Brooklyn design duo Wade and Leta are out to show how design can be more fun. A married couple, Wade Jeffree and Leta Sobierajski "do almost everything together". Their work brings together graphic design, web design, photography, art direction and branding.
Wade and Leta created the Chromatic Joy sculptures - imagined architecture celebrating the colour and ambitions of Chromatic Joy.
"Our goal is to ignite a sensation for the viewer that is optimistic yet also leaves them with a sense of joy. Ultimately it is our way we describe our work: as visual music. Similar in concept to audible music, everything we look at and engage with has its own rhythm. Through the use of multiple mediums ranging from photography, wall reliefs, inflatables and a virtual reality experience, we encourage everyone to enter a world of insatiable optimism and explosive color."
As a collaborative partnership do you both respond to colour or use colour in the same way?
Colour is an incredibly optimistic component of our work. We’ve worked together for nearly seven years now and during that time we have always agreed that colour is a vessel for joy. We’re beginning to suspect that we may occasionally perceive colour differently, but psychologically, we are very much on the same page. It’s marvelous to observe how every human being is able to perceive colour in a slightly different perspective due to background, exposure and relationship, but at the root of it, our intentions with colour are the same as every other person’s intentions—pure, unfiltered, untainted chromatic pleasure. Despite whether one of us sees an orange as red or red as orange, we both see colour as vessels for joy—they’re a key component of our work’s emotional triggering and we’re extremely considerate of when and for what purpose they are used.
Your use of colour is very confident, how did you build up to that?
We treat colour as much of a medium in our work as the materials we choose to manipulate. Whether we’re working in wood, metal, paper, or clay, we treat colour with the same care in learning to understand the nature of its tangibility and its lasting effects. With every project, we want to fully understand the components of what we’re working with, and colour is no exception to that rule. When we design, our choice of colour comes at the very beginning of the process, allowing us to justify the emotion we’re aiming to trigger in whatever we’re creating. The larger the palette, the greater the fun! We want to make things that look striking and draw attention from far distances. We aspire to create visual vibrations that resonate with those who feel bold enough to look a little closer.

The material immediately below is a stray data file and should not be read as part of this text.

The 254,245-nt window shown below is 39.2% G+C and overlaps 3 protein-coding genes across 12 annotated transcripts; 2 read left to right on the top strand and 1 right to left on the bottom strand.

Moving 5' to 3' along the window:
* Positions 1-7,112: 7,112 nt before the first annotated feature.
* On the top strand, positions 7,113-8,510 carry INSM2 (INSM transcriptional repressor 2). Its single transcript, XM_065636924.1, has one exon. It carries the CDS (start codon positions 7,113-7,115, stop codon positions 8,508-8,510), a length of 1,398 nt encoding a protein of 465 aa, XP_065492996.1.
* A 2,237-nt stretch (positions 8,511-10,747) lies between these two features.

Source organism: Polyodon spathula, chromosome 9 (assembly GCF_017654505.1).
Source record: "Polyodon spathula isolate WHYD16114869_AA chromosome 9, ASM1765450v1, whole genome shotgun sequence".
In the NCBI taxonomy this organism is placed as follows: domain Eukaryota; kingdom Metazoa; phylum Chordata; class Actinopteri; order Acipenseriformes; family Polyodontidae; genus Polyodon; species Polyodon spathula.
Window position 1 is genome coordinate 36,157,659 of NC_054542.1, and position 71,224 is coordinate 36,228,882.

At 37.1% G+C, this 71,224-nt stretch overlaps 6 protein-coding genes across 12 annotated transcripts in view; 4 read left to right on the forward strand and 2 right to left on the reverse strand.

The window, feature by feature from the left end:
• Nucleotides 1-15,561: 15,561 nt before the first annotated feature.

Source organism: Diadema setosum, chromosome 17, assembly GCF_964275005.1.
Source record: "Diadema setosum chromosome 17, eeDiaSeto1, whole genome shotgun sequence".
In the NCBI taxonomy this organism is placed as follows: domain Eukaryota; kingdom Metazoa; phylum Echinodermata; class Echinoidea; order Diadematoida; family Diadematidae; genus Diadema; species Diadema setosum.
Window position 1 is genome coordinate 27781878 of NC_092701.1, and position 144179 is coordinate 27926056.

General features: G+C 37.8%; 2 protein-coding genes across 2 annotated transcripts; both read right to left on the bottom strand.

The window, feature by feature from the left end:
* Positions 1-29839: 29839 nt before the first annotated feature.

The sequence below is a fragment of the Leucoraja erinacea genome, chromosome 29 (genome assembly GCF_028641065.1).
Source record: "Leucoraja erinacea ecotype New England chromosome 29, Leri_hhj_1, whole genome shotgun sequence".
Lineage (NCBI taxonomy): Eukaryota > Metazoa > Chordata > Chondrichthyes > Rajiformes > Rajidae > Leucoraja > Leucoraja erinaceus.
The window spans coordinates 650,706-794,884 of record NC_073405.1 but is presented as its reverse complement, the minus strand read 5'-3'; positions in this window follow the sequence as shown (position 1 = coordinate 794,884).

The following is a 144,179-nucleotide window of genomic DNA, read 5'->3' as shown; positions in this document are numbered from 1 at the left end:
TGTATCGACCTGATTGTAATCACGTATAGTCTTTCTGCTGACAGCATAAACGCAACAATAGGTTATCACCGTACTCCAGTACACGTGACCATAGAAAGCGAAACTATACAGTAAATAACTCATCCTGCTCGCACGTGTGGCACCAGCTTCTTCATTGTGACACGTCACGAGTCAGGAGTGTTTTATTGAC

we encourage EVERYONE to enter A world of insatiable optimism and explosive coloUr.
Do you envisage a design in colour or in shades of grey, what do you see in your mind when you are designing, colours or shapes or both?
For us, colour comes right at the beginning. When we draw a container, we consider what goes inside. To be honest, greyscale is a pretty rare sight in our studio! We tend to think about our chromatic emotions simultaneously with our figurative ones, and so the physicality of our work is often designed with colour in mind. The fluidity of the shapes we tend to draw can inform the positivity of the palette we will then determine. The only instances in which we tend to use grey scale are when we procedurally evaluate color intensity and contrast—in cases like this, we may convert our patterns to grey scale to clarify that the relationships we’re aspiring to create remain justifiable when we remove saturation.
Studies have shown that while people are reluctant to use colour once they do they are very happy with the result, how do you think we can get more people to use colour in their homes?
Experimentation is key! The beauty about paint is that it is temporary. We’ve gotten very bold with our apartment’s wall colours in the past two years, but it has taken us several small steps to achieve our own personal chromatic joy. Painting a wall doesn’t need to be a permanent thing, and can change just as easily as the seasons shift. With so many beautiful colours at our disposal, we find it rather difficult to simply settle for white. colour AND white though? That’s a completely different story!
Do you have any rules you adhere to when using colour, how do you limit a palette?
When selecting palettes, we’ll evaluate factors such as high contrast complementary colours which constitute colours at opposite ends of the colour spectrum. The radical opposition these colours share creates intriguing vibrations that challenge us to find similar relationships that can work in harmony. We evaluate the temperatures of these colours, careful to ensure that our palette never dips too deep into the cool side or, on the contrary, heats too high on warm. A perfect palette for us gives the eye a bit of a workout, exercising the right amount of visual vibration, equally hot and cold, and is often decorated with a high contrast pattern. While we don’t have a limit to the amount of colours in our palette, we tend to ensure that each hue has its own match. Ideally when we build palettes, we’ll incorporate pairings (since no colour ever tends to sit on its own) which we can use prescriptively when we’re in production.